I felt as if the Everglades was slowly revealing itself to us as we rode around for 90 minutes. Gradually, variations emerged even though we were in the midst of what I had previously judged as a monotonous landscape. If I looked straight out, all I saw was waving grass, and I half expected to see cattle grazing on it. But if I cast my gaze downwards, I noticed that shallow water surrounded us between the blades of grass. It was a strange sensation to feel that we were on a boat but moving over solid land. Suddenly, we'd reach a part without any grass to slow us down, and the boat would pick up speed. Next thing I knew, we were in a canal lined with pond apple trees which I initially mistook for mangroves. How did I not see the trees in the distance? I'm not sure. It's as if they weren't there, and then, all of a sudden, they were.
In the 20th century, canals and levees were installed all across the area to control flooding and provide water for agricultural needs. Thankfully, some of this ecosystem is protected by its National Park and Wildlife Management status, or else I'm sure greedy developers would be tempted to "drain the swamp" and build houses, golf courses, and business on this land.
|Male Purple Gallinule|
Along with the at least 25 alligators that we saw, Steve pointed out birds and flowers. I still marvel at how he knew exactly where animals lived. We'd be speeding along, then he'd slow the boat to a stop to point a nesting pair of colorful Purple Gallinule birds. The male hopped up on the running board of the boat while the female remained on the nest. Despite its bright colors, these birds seemed to fade into the surrounding dark water and vibrant greenery.
|A big ole heap of baby alligators|
Next, Steve took us to a spot where a first-time mama alligator had laid her eggs a few weeks ago. Being new at it, she picked a place that didn't have enough shade, and she had abandoned her nest of baby alligators to find a place where she wouldn't literally bake in the sun. Steve said that the previous week, this nest had about double the number of babies, and that nature was taking its course by letting them die off. Unlike adults, these small babies had yellowish stripes on their bodies. When Steve threw a bit of meat into the water, they swarmed after the chunk and instinctively started death rolling with it. That chunk of meat didn't stand a chance.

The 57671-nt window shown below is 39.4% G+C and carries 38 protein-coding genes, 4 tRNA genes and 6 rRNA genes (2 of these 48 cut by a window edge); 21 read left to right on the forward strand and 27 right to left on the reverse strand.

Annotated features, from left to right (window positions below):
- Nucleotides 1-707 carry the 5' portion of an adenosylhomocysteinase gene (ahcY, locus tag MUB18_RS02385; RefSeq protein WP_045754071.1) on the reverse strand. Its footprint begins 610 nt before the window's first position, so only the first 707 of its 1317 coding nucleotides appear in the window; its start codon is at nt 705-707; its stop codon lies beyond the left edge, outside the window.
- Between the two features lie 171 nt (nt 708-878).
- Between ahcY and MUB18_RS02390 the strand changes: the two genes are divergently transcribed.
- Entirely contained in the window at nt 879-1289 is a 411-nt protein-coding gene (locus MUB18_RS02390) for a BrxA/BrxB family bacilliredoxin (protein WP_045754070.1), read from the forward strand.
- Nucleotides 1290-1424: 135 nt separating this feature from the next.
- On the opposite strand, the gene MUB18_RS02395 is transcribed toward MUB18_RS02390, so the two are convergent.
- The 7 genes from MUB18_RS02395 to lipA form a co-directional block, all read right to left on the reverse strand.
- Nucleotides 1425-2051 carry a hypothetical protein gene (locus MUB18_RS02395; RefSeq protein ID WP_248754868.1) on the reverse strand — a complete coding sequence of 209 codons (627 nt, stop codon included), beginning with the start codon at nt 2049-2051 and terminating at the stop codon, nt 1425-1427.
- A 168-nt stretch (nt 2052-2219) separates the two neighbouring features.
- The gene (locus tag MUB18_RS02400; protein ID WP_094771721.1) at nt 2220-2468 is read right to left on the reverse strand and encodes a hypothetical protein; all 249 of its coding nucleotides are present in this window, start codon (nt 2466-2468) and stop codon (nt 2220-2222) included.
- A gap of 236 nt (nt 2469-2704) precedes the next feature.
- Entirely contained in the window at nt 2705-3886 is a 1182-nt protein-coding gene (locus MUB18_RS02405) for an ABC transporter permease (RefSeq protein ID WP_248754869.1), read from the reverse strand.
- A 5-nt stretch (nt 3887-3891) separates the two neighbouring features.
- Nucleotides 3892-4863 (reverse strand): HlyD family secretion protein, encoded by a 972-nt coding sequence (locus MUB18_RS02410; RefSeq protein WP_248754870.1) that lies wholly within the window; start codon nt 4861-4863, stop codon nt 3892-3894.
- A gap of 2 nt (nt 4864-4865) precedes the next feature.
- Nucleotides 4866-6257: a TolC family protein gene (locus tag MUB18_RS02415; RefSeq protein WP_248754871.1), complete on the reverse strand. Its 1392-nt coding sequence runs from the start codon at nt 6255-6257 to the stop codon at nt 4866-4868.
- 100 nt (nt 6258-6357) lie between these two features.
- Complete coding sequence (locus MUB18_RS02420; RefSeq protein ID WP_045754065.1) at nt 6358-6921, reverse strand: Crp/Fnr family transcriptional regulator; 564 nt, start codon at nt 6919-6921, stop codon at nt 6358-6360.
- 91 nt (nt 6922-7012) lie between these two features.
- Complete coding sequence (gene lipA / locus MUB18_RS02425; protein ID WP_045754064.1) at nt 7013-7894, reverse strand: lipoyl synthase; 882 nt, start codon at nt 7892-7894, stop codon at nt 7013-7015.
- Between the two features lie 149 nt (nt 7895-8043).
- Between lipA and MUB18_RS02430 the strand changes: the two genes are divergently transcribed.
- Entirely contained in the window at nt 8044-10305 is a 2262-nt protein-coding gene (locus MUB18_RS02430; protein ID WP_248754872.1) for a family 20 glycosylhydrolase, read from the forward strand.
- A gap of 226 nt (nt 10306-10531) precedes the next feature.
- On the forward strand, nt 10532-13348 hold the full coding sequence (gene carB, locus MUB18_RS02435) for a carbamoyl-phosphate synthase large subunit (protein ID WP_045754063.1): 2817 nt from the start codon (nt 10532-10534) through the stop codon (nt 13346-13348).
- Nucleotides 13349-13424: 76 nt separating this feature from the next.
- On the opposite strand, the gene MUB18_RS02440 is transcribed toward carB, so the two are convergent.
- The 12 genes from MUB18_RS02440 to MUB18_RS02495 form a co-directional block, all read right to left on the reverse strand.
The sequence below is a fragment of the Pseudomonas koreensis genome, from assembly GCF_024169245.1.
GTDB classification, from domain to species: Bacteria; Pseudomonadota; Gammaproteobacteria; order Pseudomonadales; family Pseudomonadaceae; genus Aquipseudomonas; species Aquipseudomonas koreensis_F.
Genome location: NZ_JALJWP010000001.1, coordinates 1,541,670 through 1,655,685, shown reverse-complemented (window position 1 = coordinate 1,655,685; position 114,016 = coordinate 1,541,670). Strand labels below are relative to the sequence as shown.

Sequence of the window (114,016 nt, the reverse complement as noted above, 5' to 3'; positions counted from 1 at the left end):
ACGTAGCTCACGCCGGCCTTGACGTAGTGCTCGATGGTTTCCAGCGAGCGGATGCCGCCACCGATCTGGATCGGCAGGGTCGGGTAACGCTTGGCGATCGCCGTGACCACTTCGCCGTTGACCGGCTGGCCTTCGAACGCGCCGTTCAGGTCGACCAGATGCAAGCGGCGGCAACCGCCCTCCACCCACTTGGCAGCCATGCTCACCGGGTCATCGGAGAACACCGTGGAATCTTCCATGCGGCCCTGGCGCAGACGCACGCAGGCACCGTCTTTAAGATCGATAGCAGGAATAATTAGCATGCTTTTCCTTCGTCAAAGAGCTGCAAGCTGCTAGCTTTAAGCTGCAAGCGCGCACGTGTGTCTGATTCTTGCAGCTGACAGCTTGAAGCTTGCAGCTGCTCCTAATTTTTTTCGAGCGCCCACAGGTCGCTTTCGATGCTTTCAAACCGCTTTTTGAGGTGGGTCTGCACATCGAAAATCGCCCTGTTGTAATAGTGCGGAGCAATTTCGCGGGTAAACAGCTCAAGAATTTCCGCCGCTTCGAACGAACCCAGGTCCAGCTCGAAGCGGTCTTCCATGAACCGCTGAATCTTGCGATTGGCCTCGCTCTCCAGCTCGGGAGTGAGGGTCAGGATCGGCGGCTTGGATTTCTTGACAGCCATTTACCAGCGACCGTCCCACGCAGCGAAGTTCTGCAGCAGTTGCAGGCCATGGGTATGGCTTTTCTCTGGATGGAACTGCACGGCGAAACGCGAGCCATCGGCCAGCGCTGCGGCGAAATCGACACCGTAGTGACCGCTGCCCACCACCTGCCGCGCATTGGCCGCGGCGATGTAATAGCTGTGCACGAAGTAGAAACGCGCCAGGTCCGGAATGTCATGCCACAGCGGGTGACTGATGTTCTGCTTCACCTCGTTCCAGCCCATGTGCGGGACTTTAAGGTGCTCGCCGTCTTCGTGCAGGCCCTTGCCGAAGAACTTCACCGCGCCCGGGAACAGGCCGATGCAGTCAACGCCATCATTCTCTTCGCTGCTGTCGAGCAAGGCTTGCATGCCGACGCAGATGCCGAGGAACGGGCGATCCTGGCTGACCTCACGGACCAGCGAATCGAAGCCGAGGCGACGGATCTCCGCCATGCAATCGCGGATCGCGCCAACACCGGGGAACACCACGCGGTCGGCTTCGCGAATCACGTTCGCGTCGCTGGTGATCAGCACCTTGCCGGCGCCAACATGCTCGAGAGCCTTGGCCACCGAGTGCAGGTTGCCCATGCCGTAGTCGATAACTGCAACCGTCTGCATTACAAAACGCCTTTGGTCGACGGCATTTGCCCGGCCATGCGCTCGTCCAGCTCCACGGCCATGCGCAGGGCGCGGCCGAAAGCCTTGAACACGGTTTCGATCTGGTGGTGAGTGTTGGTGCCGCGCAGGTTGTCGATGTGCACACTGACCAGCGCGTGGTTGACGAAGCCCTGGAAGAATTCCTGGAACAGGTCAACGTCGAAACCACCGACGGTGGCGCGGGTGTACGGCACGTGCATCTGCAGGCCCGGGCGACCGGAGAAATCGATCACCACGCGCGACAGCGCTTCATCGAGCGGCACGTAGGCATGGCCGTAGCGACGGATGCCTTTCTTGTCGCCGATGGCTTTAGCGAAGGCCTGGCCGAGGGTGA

|Alligator next to the pathway at Everglades National Park|
We made sure to stop at the Shark Valley Visitors Center at Everglades National Park, too. Electing to skip the 2-hour guided tram tour, we explored the area on foot. Staying on the path is very important as alligators lurk in the surrounding swamp. Sometimes, it was difficult to stay the recommended distance away as the gators were lying right next to the path.
The Everglades is a great spot for birding, and I saw numerous birders with their tripods and big camera lenses trying to check off different species.
The most interesting sight was of a black bird standing mostly submerged in the water with only its long neck and head rising above the surface. I think it may have been an Anhinga cormorant. The next thing we new, it sank further until it disappeared under water. We stood watching for awhile, but it didn't come back up. I had no clue that birds could hold their breath for that long! (Or maybe it died. Who knows?)
I'm no expert, so I took photos of anything and everything, then relied on the internet to try to identify each photo's subject. (In other words, don't quote me.)
Take this White Ibis, for example. I'm not 100% sure it's a White Ibis... because it's not completely white like most of the pictures I found on the web. However, it did match some White Ibis photos on the internet.
|Do you know what this is? I don't.|
I never could identify other birds. I poked around on the internet for a while researching the one in the photo above and then decided that my time was better spent sleeping. Please enlighten me in the comment section below if you know what this is.
There were other creatures, too, like turtles and lizards.
|Check out that neck on the lizard!|
Make sure you watch where you step.
Once you step off the paved asphalt tram road, the trail gets a bit treacherous. Ankle-turning solution trails are all over the ground.
|Solution holes big enough to swallow a foot.|
The Everglades is definitely one of those places that I didn't appreciate until I visited it for myself. It was so much more than I expected. Just make sure to focus on the details.